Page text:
- Acerca del Hambre
- Erradicar el Hambre
- Nuestro Impacto
- Cómo Puede Ayudar
By Marlysa Gamblin and Jordan Teague
In recent years, Bread for the World’s work has led us to look at immigration, especially undocumented immigration, as a hunger issue — both here in the United States and in low-income home countries around the world.
In our new background paper, From Hunger to Hunger: Undocumented Immigrants Face Hunger on Both Sides of the Border, we explain that many undocumented immigrants flee from hunger in their home countries due to extreme poverty only to face hunger once they arrive in the United States. Unfortunately, many remain at high risk of hunger and poverty even after years of living and working here.
As a Christian organization, Bread for the World is working to end hunger by 2030, a goal adopted by the United States and 194 other countries in 2015. To achieve this goal, we must understand what makes undocumented immigration a hunger issue and how improved U.S. policies could help. We must also develop longer-term solutions by responding to the root causes of undocumented immigration.
Our nation has the unique opportunity to practice love, the most important commandment of all (Mark 12) in the way we respond to undocumented immigration. To learn more about the biblical basis for our work on undocumented immigration, please read “The Bible and Immigration Reform.”
In the effort to end hunger by 2030, we cannot examine policies in a vacuum. Bread for the World calls for comprehensive immigration policy that takes into account hunger and poverty as root causes of undocumented immigration and that provides better opportunities for immigrants living in hunger and poverty in the United States. We urge the U.S. government to strive for lasting solutions to hunger and poverty on both sides of the border as part of any immigration policy.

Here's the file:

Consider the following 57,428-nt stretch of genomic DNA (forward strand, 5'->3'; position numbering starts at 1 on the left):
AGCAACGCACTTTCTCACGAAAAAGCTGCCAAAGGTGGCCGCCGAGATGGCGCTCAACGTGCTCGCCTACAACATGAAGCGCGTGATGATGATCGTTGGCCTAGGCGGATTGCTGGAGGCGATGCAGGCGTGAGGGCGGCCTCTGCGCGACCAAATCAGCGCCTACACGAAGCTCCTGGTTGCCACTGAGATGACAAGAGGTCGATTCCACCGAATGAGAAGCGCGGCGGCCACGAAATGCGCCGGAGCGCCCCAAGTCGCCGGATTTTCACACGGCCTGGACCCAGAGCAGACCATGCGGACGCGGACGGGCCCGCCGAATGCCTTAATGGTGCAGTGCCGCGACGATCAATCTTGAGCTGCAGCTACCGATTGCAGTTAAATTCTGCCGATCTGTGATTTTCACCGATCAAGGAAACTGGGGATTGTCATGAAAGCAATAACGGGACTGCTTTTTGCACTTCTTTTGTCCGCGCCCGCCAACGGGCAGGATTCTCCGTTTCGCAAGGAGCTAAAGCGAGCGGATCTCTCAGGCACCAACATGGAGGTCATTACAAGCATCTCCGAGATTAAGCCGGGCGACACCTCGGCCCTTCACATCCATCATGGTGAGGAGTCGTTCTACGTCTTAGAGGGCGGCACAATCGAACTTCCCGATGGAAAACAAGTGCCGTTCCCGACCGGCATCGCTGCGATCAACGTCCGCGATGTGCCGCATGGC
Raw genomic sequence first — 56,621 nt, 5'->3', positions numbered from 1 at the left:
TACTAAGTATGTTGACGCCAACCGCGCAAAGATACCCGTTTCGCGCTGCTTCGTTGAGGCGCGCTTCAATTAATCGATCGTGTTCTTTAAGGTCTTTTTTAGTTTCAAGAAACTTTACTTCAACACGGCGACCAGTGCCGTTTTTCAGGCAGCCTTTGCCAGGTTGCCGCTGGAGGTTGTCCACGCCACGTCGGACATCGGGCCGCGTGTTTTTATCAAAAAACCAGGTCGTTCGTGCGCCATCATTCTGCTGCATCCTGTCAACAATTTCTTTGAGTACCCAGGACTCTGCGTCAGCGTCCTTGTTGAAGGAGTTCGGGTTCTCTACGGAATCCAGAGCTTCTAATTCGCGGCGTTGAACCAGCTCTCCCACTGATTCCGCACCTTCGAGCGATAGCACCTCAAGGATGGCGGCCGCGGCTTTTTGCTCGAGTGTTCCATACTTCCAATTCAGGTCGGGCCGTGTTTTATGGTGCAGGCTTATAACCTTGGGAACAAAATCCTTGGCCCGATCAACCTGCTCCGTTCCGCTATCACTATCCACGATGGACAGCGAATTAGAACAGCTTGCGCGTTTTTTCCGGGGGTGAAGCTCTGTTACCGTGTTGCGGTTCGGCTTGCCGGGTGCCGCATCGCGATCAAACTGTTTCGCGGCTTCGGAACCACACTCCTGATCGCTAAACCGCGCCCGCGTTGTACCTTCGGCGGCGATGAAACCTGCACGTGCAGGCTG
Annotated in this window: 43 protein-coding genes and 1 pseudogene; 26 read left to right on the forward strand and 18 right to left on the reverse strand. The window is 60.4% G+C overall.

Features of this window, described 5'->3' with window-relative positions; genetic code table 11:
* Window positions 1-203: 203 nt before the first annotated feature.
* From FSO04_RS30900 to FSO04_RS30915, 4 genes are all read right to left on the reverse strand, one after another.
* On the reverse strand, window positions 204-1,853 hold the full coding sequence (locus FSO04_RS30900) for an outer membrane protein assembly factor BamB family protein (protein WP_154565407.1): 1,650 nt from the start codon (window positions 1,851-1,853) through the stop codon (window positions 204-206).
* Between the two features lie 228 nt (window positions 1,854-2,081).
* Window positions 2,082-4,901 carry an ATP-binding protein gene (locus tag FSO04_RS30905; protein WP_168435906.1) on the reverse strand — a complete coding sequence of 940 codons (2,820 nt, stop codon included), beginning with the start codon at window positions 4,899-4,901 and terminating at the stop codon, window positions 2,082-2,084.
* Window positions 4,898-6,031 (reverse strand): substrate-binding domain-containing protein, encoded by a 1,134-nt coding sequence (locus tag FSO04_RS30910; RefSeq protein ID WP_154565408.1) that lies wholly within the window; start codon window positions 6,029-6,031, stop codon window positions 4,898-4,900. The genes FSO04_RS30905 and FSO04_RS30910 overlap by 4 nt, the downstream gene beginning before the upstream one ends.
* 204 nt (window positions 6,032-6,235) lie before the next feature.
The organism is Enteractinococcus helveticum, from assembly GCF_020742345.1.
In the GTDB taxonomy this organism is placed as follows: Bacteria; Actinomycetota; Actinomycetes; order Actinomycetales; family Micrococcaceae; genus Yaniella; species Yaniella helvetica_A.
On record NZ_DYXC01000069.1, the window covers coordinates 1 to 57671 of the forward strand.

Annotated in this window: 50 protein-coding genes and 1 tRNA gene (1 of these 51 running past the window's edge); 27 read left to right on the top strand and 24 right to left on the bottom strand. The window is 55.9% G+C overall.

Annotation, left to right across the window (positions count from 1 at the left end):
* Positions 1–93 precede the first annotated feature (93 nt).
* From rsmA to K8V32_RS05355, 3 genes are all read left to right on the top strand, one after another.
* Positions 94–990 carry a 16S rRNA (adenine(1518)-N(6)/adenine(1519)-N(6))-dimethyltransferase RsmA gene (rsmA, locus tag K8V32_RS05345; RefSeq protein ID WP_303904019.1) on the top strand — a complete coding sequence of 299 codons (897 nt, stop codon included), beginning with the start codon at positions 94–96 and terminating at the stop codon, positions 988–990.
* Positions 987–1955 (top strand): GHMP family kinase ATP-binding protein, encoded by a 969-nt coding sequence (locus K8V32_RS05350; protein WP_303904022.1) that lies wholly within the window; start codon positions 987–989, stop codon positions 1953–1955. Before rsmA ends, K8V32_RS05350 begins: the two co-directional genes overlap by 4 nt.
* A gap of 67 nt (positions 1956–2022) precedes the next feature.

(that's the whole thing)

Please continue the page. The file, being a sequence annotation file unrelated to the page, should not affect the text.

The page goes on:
For more information, read Bread for the World Institute’s new background paper, From Hunger to Hunger: Undocumented Immigrants Face Hunger on Both Sides of the Border.
Marlysa Gamblin is a domestic advisor for policy and programs, specific populations at Bread for the World Institute. Jordan Teague is an international policy analyst for food security and nutrition at Bread for the World Institute.
"Mass deportations would reduce the nation’s GDP by $4.7 trillion over 10 years."
“As you therefore have received Christ Jesus the Lord, continue to live your lives in him, rooted and built up in him and established in faith.” These words from Colossians 2:6 remind us of the faith that is active in love for our neighbors.
The Bible on...
Dear Members of Congress,
As the president and Congress are preparing their plans for this year, almost 100 church leaders—from all the families of U.S. Christianity—are...
The Supplemental Nutrition Assistance Program (SNAP) is designed to respond to changes in need, making it well suited to respond to crises such as the COVID-19 pandemic.
Bread for the World and its partners are asking Congress to provide $200 million for global nutrition in the fiscal year 2020 budget.
In 2017, 11.8 percent of households in the U.S.—40 million people—were food-insecure, meaning that they were unsure at some point during the year about how they would provide for their next meal.